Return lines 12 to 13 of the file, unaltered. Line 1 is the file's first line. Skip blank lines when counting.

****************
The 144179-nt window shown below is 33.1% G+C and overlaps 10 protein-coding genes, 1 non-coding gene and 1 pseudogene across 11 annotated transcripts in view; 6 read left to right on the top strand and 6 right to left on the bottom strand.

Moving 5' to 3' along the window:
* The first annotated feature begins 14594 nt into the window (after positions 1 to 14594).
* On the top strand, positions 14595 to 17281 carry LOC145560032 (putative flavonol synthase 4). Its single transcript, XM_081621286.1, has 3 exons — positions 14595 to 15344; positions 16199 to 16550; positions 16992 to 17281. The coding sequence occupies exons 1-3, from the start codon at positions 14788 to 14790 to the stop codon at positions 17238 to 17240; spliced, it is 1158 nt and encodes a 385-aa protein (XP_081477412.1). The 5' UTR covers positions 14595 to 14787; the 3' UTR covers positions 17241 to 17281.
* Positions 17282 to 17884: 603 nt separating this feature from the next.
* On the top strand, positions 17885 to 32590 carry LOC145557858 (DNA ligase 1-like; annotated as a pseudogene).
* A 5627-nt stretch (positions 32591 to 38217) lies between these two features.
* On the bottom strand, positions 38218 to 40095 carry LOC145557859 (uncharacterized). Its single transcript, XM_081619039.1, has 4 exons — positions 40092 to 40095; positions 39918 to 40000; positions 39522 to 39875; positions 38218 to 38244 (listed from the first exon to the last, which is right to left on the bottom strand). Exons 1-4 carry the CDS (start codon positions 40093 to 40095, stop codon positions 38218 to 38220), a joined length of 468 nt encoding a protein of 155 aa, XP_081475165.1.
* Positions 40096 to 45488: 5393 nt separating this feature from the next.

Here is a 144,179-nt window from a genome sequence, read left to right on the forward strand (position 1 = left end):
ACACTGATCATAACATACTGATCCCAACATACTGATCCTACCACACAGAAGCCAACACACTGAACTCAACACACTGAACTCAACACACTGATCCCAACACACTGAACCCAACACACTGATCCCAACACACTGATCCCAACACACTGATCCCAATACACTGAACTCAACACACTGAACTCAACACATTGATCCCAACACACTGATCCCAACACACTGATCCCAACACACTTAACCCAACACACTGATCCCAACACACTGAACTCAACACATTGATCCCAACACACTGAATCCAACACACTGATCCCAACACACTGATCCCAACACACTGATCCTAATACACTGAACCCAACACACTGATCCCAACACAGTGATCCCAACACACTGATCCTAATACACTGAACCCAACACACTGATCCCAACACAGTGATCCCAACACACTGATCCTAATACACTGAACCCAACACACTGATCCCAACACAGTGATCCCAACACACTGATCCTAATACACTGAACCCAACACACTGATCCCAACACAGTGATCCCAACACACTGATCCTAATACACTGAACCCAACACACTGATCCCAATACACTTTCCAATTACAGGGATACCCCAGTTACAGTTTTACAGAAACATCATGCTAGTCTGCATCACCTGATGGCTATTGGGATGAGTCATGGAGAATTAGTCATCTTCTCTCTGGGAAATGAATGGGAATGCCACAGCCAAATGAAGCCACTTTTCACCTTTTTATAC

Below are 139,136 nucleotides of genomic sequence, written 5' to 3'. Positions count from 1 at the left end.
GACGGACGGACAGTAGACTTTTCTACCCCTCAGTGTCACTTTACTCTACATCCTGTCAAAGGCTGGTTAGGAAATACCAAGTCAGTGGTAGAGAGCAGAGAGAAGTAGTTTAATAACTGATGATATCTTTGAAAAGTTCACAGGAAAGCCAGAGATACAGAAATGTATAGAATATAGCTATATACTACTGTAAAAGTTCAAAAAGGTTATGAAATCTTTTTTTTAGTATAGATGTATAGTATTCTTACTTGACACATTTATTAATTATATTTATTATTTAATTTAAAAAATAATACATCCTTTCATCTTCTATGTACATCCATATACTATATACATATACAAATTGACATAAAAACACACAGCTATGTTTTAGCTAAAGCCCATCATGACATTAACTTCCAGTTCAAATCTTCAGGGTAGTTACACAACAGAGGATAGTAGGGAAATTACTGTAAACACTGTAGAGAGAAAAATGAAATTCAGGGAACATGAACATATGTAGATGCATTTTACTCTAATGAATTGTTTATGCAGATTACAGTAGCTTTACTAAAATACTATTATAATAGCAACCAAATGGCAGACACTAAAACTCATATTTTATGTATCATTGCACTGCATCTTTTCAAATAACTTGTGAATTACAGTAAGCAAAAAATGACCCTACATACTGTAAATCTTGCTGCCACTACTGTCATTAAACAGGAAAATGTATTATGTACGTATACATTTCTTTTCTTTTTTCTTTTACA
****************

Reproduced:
Below are 139,136 nucleotides of genomic sequence, written 5' to 3'. Positions count from 1 at the left end.
GACGGACGGACAGTAGACTTTTCTACCCCTCAGTGTCACTTTACTCTACATCCTGTCAAAGGCTGGTTAGGAAATACCAAGTCAGTGGTAGAGAGCAGAGAGAAGTAGTTTAATAACTGATGATATCTTTGAAAAGTTCACAGGAAAGCCAGAGATACAGAAATGTATAGAATATAGCTATATACTACTGTAAAAGTTCAAAAAGGTTATGAAATCTTTTTTTTAGTATAGATGTATAGTATTCTTACTTGACACATTTATTAATTATATTTATTATTTAATTTAAAAAATAATACATCCTTTCATCTTCTATGTACATCCATATACTATATACATATACAAATTGACATAAAAACACACAGCTATGTTTTAGCTAAAGCCCATCATGACATTAACTTCCAGTTCAAATCTTCAGGGTAGTTACACAACAGAGGATAGTAGGGAAATTACTGTAAACACTGTAGAGAGAAAAATGAAATTCAGGGAACATGAACATATGTAGATGCATTTTACTCTAATGAATTGTTTATGCAGATTACAGTAGCTTTACTAAAATACTATTATAATAGCAACCAAATGGCAGACACTAAAACTCATATTTTATGTATCATTGCACTGCATCTTTTCAAATAACTTGTGAATTACAGTAAGCAAAAAATGACCCTACATACTGTAAATCTTGCTGCCACTACTGTCATTAAACAGGAAAATGTATTATGTACGTATACATTTCTTTTCTTTTTTCTTTTACA